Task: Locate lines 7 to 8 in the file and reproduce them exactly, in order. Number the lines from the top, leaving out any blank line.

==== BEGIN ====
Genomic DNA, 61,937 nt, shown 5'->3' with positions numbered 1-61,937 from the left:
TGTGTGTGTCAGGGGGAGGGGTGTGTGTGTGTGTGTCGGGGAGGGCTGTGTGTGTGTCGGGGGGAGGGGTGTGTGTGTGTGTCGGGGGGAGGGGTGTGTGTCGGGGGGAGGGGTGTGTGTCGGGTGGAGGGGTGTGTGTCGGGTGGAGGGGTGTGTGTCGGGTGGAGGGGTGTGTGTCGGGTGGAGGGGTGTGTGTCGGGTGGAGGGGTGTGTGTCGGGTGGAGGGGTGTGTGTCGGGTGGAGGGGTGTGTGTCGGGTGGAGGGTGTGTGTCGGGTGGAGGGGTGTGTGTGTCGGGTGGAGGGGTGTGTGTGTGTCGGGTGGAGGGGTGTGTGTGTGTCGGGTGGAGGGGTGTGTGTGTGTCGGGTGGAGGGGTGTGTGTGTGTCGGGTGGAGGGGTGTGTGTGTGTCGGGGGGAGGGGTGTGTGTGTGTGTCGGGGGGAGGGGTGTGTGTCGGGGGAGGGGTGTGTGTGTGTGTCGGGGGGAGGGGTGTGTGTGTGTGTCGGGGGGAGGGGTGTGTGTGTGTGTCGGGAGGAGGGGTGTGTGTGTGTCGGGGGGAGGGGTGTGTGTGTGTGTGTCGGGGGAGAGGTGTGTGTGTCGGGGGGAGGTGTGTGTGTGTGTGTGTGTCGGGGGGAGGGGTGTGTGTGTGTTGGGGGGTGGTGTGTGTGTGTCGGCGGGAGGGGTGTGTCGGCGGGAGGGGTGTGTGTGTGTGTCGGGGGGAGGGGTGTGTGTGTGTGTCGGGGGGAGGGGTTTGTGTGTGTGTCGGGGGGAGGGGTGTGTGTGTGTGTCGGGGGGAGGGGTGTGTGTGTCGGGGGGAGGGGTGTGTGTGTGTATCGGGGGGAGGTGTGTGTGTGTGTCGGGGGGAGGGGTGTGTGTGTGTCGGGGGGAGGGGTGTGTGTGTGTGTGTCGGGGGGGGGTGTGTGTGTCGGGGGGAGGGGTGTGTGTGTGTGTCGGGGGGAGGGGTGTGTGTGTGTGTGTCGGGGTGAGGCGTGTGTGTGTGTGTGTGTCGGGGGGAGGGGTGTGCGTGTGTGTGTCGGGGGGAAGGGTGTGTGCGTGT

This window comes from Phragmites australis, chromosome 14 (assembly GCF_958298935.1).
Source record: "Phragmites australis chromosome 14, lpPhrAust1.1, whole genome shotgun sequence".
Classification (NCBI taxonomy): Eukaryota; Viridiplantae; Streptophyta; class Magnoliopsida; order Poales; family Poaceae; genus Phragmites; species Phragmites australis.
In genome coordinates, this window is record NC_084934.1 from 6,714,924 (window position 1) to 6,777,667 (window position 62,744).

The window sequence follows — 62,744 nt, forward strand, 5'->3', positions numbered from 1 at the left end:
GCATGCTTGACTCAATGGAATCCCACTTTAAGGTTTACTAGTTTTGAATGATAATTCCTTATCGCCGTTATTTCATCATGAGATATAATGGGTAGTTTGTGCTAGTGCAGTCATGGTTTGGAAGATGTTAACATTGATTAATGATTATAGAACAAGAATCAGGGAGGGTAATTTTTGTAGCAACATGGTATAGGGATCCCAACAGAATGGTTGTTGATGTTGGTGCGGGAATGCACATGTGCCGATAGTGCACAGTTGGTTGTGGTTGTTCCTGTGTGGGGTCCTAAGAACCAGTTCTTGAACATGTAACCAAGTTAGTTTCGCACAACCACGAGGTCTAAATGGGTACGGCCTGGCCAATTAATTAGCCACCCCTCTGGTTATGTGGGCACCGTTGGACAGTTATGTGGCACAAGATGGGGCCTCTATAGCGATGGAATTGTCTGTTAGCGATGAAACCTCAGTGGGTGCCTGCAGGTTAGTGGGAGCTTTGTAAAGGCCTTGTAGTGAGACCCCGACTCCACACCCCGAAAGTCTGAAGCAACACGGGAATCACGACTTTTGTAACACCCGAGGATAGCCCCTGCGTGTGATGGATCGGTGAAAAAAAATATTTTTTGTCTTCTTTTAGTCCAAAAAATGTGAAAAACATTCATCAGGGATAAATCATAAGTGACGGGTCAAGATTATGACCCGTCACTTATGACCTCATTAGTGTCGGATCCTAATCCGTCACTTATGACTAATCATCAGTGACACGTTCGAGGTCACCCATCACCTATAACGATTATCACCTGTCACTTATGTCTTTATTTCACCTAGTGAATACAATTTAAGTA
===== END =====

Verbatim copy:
The window sequence follows — 62,744 nt, forward strand, 5'->3', positions numbered from 1 at the left end:
GCATGCTTGACTCAATGGAATCCCACTTTAAGGTTTACTAGTTTTGAATGATAATTCCTTATCGCCGTTATTTCATCATGAGATATAATGGGTAGTTTGTGCTAGTGCAGTCATGGTTTGGAAGATGTTAACATTGATTAATGATTATAGAACAAGAATCAGGGAGGGTAATTTTTGTAGCAACATGGTATAGGGATCCCAACAGAATGGTTGTTGATGTTGGTGCGGGAATGCACATGTGCCGATAGTGCACAGTTGGTTGTGGTTGTTCCTGTGTGGGGTCCTAAGAACCAGTTCTTGAACATGTAACCAAGTTAGTTTCGCACAACCACGAGGTCTAAATGGGTACGGCCTGGCCAATTAATTAGCCACCCCTCTGGTTATGTGGGCACCGTTGGACAGTTATGTGGCACAAGATGGGGCCTCTATAGCGATGGAATTGTCTGTTAGCGATGAAACCTCAGTGGGTGCCTGCAGGTTAGTGGGAGCTTTGTAAAGGCCTTGTAGTGAGACCCCGACTCCACACCCCGAAAGTCTGAAGCAACACGGGAATCACGACTTTTGTAACACCCGAGGATAGCCCCTGCGTGTGATGGATCGGTGAAAAAAAATATTTTTTGTCTTCTTTTAGTCCAAAAAATGTGAAAAACATTCATCAGGGATAAATCATAAGTGACGGGTCAAGATTATGACCCGTCACTTATGACCTCATTAGTGTCGGATCCTAATCCGTCACTTATGACTAATCATCAGTGACACGTTCGAGGTCACCCATCACCTATAACGATTATCACCTGTCACTTATGTCTTTATTTCACCTAGTGAATACAATTTAAGTA